The last week I have been thinking about Jesus’ Last Supper and the way He washed His disciples’ feet. His last supper. We make it into this super spiritual event, like it holds magic. Guys. This was just another dinner on Passover for his guys. This wasn’t abnormal for them (OK, so riding into the city on a donkey with people shouting ‘Hosanna’ was a little abnormal).
The normal was for them to walk around all day with Jesus preaching, healing people, and then going to someone’s home to have a meal. The normal was to enter a home and have a servant wash their feet for them. They wouldn’t even notice the servant. It was part of life. I’m sure they would hold conversation with each other while their feet were being washed like we do as a host takes us to our tables or a server brings us our food or refills drinks. They’re part of the background that no one notices.
I want to notice the servant/slave today. I want to notice the feet they clean. I want to notice the streets they walk in. But not in a super-spiritual way.
Let’s talk about streets. In our modern world, we have roads in most places. Those roads, at least in the US, have decently little trash and there’s really not too much dirt on them. We have sewage systems that discreetly move our waste to the places it’s supposed to go without us even noticing.
When I lived in Egypt, I went out into a village over Ramadan. Now think. This is the modern-day Middle-East where Jesus grew up (OK, so it wasn’t modern then). Many people live in very similar homes to what was built back then, others have built small apartment buildings with low-level sewage systems. Most of these people are poor, and if something breaks, it doesn’t always get fixed immediately.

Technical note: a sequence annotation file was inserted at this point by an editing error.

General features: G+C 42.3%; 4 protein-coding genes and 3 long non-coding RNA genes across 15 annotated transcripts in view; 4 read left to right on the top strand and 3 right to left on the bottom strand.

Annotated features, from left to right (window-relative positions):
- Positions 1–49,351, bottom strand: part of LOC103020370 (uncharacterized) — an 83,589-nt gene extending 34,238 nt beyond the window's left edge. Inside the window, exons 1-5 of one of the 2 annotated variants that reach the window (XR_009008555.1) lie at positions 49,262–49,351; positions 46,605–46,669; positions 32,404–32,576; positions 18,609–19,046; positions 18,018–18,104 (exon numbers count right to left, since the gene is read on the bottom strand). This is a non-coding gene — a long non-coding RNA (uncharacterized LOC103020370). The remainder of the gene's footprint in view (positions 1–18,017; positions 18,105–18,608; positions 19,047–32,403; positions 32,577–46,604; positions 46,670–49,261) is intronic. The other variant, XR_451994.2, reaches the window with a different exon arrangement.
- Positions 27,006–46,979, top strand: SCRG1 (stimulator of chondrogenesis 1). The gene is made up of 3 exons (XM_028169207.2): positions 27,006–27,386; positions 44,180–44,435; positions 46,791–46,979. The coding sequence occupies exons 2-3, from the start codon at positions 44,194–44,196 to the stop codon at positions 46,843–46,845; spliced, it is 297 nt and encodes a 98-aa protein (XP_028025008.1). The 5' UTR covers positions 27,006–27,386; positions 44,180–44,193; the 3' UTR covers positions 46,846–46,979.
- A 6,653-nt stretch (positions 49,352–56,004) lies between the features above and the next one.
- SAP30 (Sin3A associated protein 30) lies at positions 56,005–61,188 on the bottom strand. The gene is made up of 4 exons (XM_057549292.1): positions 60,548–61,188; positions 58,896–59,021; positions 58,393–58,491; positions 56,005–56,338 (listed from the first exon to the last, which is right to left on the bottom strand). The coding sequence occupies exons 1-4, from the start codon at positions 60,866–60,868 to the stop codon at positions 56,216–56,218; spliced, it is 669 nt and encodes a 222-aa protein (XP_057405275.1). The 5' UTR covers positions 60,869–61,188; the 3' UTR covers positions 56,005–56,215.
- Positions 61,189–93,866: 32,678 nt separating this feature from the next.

I was walking through the dirt streets, off the main road. There were kids playing bare-foot and chickens running around. There were people drying out figs on their doorsteps and moms shaking out rugs. There were also a number of sewage pipes that had broken and sewage running across the path in multiple areas.
Egypt isn’t anything like the Mid-West. In the Mid-West, we have beautiful rainstorms that sweep through at least every few weeks. The smell afterward is one of my favorite things about living here. It’s fresh, invigorating, and cleansing.
It rained twice while I lived in Egypt. The second time was a 2 day storm that was bigger than any other storm recorded and, where I lived in Alexandria off the Mediterranean coast, was a disaster. Billboards fell off buildings and killed people, balconies filled with water and crashed down onto cars parked underneath. Waves were HUGE and crossed over the 6-lane carway that wove along the coast. This was not the usual.